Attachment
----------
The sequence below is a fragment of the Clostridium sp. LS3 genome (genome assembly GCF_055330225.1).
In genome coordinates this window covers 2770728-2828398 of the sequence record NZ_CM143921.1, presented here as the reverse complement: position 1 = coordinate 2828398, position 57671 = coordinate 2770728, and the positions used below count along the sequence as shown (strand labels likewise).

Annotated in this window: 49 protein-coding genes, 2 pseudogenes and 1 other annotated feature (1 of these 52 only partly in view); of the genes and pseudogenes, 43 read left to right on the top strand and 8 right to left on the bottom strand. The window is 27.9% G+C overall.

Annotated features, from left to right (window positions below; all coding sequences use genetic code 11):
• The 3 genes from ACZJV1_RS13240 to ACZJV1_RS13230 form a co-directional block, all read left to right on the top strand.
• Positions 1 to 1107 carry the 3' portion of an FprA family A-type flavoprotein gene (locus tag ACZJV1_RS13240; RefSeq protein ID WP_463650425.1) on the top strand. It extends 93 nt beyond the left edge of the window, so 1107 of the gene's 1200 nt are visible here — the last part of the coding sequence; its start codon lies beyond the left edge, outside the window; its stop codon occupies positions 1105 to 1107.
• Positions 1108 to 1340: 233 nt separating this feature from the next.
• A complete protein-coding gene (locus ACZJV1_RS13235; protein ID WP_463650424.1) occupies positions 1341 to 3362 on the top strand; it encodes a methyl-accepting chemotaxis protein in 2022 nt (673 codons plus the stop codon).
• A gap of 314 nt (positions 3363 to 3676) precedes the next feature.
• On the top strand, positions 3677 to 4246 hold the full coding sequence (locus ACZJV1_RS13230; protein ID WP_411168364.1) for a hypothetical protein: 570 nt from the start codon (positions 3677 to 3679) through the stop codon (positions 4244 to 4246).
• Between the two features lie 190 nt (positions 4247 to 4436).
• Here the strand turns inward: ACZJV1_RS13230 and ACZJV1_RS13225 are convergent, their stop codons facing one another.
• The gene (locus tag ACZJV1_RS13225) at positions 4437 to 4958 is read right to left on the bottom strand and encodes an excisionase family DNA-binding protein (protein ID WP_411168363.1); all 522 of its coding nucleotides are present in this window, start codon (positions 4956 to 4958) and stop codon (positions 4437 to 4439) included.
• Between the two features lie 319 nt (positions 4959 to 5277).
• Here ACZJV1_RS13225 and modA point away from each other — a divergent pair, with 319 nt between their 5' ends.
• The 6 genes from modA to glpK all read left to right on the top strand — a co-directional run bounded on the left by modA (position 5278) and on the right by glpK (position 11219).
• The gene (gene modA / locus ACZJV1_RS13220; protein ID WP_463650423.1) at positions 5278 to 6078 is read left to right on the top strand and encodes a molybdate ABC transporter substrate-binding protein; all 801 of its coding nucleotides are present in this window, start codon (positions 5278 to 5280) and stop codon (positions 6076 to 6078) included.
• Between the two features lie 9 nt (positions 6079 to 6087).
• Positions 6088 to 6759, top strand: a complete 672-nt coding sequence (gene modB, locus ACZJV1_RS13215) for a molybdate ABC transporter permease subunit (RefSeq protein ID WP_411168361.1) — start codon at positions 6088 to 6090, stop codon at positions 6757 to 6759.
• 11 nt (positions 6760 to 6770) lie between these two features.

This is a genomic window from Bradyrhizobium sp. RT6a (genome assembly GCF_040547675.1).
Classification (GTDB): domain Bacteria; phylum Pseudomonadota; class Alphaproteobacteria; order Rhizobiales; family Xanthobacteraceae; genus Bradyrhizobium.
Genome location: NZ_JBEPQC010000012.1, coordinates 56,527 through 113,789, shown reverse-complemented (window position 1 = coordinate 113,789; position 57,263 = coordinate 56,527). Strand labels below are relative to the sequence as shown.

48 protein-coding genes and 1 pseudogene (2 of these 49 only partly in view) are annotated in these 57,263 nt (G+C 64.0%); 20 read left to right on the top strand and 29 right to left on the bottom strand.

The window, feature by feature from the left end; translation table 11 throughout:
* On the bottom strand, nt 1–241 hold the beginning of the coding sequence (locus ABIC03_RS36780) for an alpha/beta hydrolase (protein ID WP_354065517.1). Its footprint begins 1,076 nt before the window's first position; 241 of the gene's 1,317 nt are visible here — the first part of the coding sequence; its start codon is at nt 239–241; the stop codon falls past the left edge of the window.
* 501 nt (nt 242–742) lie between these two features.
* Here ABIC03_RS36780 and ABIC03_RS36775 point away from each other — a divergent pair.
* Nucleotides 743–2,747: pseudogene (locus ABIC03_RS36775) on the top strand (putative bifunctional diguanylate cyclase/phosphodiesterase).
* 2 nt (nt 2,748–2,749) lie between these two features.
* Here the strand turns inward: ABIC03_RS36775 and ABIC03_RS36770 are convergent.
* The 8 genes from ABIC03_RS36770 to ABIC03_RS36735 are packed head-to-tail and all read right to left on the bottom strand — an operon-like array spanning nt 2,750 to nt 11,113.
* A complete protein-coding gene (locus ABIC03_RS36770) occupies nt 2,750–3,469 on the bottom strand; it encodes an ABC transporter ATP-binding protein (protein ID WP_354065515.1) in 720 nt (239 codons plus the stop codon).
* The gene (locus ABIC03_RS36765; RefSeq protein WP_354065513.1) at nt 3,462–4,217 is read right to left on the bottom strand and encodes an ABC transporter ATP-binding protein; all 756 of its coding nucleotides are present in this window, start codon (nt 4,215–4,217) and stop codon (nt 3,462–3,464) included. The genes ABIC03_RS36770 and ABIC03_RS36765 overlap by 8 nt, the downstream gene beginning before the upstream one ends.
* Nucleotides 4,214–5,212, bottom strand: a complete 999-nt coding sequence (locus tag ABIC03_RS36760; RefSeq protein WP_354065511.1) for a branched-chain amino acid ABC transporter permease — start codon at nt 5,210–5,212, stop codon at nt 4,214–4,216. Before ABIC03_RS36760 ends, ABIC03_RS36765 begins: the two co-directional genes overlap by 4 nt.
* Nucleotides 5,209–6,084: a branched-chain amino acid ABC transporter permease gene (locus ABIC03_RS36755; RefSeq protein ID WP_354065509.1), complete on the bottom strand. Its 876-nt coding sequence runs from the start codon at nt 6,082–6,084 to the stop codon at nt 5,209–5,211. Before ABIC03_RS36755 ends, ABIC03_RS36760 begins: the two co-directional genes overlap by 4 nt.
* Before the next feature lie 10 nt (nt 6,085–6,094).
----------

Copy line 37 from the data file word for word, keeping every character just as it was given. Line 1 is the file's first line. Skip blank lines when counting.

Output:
* Before the next feature lie 10 nt (nt 6,085–6,094).